I have fallen into my usual melancholy funk, having recently finished
watching the conventions of the two major political parties. Let’s get
this out of the way forthwith: I’m an equal opportunity despiser. I hate
all the two-faced lying and the useless intellectual crap. Generosity
to this upper echelon is not my forté. One group tells us we are in
Xanadu while the other tells us we are in hell.
From the Higgs boson to light-bending galaxies, a physics lesson on
scale, and how our vantage point can make all the difference.
We need to ask hard questions about the dramatic disparities in health care spending that can be seen around the nation.
The impetus for this month’s column was a recent interaction at a social
gathering in a university town. The conversation, as is common in such
settings, was steeped in cultural relativism, proclaiming the brilliance
of Jacques Derrida and Michel Foucault and how everyone would be better
off if the intelligentsia ran the country.
In Part I of a new series, Drs. Greg Henry and Mel Herbert discuss the role of technology in medical education
Barely had the last edition of Emergency Physicians Monthly reached
mailboxes when I began to hear from everyone who took offense at the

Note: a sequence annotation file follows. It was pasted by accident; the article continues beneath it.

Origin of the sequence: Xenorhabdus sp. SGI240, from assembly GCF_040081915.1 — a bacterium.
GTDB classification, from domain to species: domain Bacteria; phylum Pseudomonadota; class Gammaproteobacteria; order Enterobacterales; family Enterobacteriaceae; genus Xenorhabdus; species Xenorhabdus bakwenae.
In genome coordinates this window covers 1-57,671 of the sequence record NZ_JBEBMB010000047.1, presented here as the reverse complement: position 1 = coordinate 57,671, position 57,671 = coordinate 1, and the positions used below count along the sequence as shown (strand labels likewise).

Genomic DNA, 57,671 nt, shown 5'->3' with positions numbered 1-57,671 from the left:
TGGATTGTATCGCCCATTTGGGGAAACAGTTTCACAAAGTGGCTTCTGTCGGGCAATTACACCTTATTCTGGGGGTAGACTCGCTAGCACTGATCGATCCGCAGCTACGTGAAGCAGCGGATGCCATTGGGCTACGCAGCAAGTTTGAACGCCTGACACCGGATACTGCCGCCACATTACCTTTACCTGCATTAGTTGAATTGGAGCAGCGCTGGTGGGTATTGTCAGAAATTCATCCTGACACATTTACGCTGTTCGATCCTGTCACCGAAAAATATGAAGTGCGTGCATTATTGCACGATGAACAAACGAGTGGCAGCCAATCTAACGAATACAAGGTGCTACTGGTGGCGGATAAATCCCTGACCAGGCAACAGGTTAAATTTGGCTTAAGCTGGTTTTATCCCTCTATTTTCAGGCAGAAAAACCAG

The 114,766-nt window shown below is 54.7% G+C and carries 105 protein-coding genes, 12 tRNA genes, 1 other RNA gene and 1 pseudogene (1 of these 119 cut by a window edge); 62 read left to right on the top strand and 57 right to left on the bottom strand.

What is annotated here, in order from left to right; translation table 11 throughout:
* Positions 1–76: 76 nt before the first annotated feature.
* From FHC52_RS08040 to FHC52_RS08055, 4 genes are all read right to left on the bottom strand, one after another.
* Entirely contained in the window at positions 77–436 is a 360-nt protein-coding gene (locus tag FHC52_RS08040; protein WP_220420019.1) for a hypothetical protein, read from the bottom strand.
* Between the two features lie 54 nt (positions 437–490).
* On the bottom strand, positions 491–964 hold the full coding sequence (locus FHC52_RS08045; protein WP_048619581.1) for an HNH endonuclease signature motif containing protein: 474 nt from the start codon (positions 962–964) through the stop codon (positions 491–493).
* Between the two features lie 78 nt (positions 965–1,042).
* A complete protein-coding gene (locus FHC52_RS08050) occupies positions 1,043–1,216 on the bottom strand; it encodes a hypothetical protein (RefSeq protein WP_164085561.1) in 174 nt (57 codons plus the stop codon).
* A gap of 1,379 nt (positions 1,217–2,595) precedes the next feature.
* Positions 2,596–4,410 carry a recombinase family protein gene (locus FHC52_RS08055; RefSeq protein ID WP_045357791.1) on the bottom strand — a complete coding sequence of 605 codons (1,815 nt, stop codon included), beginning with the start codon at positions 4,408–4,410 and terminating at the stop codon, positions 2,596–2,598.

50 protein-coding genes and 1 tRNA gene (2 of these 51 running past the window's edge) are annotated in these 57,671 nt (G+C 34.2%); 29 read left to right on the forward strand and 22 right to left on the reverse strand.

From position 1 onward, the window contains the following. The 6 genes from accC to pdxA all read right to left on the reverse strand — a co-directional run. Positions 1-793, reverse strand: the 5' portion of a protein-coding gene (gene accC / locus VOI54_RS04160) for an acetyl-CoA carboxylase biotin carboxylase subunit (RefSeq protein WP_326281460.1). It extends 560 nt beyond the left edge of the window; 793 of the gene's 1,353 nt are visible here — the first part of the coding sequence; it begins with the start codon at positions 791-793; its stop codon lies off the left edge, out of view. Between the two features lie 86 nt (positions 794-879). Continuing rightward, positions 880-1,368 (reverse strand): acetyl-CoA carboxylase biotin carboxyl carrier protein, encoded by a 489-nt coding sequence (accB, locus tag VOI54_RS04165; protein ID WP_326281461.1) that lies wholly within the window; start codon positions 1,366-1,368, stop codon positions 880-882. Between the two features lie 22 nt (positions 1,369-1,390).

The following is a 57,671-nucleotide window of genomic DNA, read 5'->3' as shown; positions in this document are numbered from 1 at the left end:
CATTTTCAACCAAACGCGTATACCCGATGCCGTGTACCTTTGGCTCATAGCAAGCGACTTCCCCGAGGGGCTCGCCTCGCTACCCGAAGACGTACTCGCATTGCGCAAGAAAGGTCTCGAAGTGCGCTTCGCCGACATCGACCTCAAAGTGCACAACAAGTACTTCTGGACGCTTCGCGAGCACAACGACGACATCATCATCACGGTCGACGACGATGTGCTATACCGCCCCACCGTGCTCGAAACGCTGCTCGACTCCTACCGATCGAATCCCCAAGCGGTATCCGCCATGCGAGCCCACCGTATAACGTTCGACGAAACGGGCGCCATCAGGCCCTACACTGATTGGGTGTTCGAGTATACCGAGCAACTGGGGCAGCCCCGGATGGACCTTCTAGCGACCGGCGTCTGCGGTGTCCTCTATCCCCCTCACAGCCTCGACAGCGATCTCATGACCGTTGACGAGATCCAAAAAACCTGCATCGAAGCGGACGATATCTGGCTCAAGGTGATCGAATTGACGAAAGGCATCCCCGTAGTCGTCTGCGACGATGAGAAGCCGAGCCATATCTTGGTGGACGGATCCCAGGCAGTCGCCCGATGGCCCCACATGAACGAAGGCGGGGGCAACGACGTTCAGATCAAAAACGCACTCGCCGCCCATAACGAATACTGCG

idea that our research needs to be reexamined. I heard from both my
friends and my enemies, and at my age they all start to look alike. They
are the faces you can recognize at emergency medicine cocktail parties,
the usual collection of limousine liberals who feel they are entitled
to research dollar and academic protected time.
Spring in the great lakes region gives us renewal; the snows melt and
the green returns to the land. Not the ever-present dull green of
tropical climes which languishes in perpetual middle age, but a vibrant
rebirth which refreshes the ground, our bodies and our minds.
Emergency doctors are the ultimate in the practical; we do everything
with nothing, and we make things work. And yet, here I sit, reading and
dissecting a series of malpractice cases which are based on the lack of
A new physician-written book sheds much-needed common sense on end-of-life care in the ED. “The Spirit that is in all beings is immortal in them all: for the death of what cannot die, cease thou to sorrow.”
Applying physics lessons to daily life in the emergency department has never been more enjoyable.
“God does not play dice with the universe”